Steroids may also have long-term negative side effects. Increased appetite and a thinning of the skin plus weight gain are the two or three most common symptoms. Steroids mess with carbohydrate metabolism so glucose balances can be thrown off.
It’s kind of a short discussion of Apoquel because it causes cancer in 10 to 12% of the pets that go on it, most people will not consider that.
On the other hand Cytopoint , which is an injection given once every 3 to 4 weeks, is highly effective and not associated in anyway with cancer. It generates an immune response to one of the enzymes responsible for redness and itching in the skin. So the dog actually cannot mount an itch response to atopy or allergies because it lacks in the enzyme to do so. Cytopoint eliminates the need for steroids and the side effects on appetite and thirst that it has.
Soothing baths and moisturizing shampoo; perhaps those from Neutrogena are the best, as well as many moisturizing shampoos specifically for dogs which I have at my office, can be used just to make the skin feel better and to clean off the smog and pollen dust which is at the root of the problem.
Something else that seems to make a difference is raw honey, it is believed that by taking raw honey in the diet the dog can actually develop a certain tolerance for environmental pollen which of course shows up in large quantities in the raw honey. You do not want cleaned, bland, Sue Bee honey.
So the management of itchy dogs that feature atopy, which uses foot licking as it’s hallmark, begins with antihistamines and foot“ wiping and steroids when skin is being damaged, the use of a particular type of steroid decided based on how long we need the benefit.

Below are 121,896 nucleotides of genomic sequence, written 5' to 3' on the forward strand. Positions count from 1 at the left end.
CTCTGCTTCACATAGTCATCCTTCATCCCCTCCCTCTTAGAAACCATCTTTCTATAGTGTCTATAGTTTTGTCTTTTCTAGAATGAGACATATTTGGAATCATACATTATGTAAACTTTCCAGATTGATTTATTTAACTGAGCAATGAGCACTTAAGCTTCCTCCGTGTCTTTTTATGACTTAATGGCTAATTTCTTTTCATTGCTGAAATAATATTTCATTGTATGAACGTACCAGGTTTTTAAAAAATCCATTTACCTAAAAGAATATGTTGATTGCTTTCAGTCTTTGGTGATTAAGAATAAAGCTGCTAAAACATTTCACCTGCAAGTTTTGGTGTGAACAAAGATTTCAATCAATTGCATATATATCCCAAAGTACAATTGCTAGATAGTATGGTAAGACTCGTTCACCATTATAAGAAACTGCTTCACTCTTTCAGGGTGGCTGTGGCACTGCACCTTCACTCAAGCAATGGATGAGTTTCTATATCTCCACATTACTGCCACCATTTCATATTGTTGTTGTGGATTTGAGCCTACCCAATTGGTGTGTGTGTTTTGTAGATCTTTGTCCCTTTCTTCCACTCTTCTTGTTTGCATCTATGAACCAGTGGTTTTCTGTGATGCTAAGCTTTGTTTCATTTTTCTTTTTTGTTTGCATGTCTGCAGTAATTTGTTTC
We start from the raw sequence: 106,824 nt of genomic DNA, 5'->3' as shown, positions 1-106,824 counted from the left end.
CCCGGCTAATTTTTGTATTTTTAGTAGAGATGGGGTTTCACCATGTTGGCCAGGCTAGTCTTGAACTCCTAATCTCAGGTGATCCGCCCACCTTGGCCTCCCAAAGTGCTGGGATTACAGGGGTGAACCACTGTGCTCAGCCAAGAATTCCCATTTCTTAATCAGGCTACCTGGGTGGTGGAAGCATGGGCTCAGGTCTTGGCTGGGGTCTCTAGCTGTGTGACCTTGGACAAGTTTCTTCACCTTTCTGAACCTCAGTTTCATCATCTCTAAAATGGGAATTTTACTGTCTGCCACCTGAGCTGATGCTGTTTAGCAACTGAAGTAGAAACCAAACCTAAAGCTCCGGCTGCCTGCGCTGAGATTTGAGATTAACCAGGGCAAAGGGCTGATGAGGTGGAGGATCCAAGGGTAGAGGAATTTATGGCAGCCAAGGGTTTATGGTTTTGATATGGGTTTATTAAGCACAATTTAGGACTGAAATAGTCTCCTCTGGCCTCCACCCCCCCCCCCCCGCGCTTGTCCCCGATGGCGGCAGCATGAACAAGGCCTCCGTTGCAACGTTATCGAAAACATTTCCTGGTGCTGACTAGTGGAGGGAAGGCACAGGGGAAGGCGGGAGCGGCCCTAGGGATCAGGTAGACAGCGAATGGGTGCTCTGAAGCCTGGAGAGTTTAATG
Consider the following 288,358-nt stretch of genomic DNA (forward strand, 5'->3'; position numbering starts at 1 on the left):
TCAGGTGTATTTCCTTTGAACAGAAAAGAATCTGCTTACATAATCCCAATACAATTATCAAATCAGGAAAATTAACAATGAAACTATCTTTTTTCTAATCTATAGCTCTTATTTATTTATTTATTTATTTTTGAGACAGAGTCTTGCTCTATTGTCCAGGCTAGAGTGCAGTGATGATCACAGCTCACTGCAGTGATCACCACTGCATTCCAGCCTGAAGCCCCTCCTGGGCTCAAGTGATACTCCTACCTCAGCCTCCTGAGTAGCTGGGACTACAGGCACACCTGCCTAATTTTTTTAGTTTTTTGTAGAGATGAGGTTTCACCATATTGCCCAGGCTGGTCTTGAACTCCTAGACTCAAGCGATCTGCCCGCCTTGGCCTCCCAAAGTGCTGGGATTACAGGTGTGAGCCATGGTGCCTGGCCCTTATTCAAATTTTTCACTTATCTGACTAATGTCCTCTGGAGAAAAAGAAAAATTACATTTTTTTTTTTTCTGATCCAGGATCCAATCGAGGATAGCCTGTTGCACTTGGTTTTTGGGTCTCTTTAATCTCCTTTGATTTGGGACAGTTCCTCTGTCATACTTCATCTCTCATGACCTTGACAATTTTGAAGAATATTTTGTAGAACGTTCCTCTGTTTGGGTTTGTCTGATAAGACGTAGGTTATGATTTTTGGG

With incomplete results, we might step up to stronger steroids, anti-histamine therapy and more aggressive soothing shampoos and wipe downs, and failing that, taking this step in to Cytopoint
Why not start with Cytopoint ? First, we need to confirm Atopy by utilizing a short course of steroids, antihistamine, and wipe down, which, if effective suggest that Cytopoint could replace all of that jazz. At which point if the client prefers Cytopoint as the mainstay of management, I am happy to do that because the side effects are minimal.
Here’s the thing: Cytopoint is quite expensive. For a large dog it could come almost $100 a shot. Keeping in mind that it would probably only need a shot like that on the once a month basis. But, all the dogs differ in their response.
There is one other option, which most people will not consider and that is: Moving to Colorado because in very dry environments with no smog, and no pollen, Atopy does not exist. So there’s that.
As you can see, this kind of itchy dog situation can’t be handled with a simple shot (Cytopoint ). And somehow protecting and wiping down the coat is one element of care that is virtually unavoidable in this particular situation. Sorry for the homework.
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Dr Erik Johnson is a Marietta, Georgia Veterinarian with a practice in small animal medicine. He graduated from University of Georgia with his Doctorate in 1991. Dr Johnson is the author of several texts on Koi and Pond Fish Health and Disease as well as numerous articles on dog and cat health topics.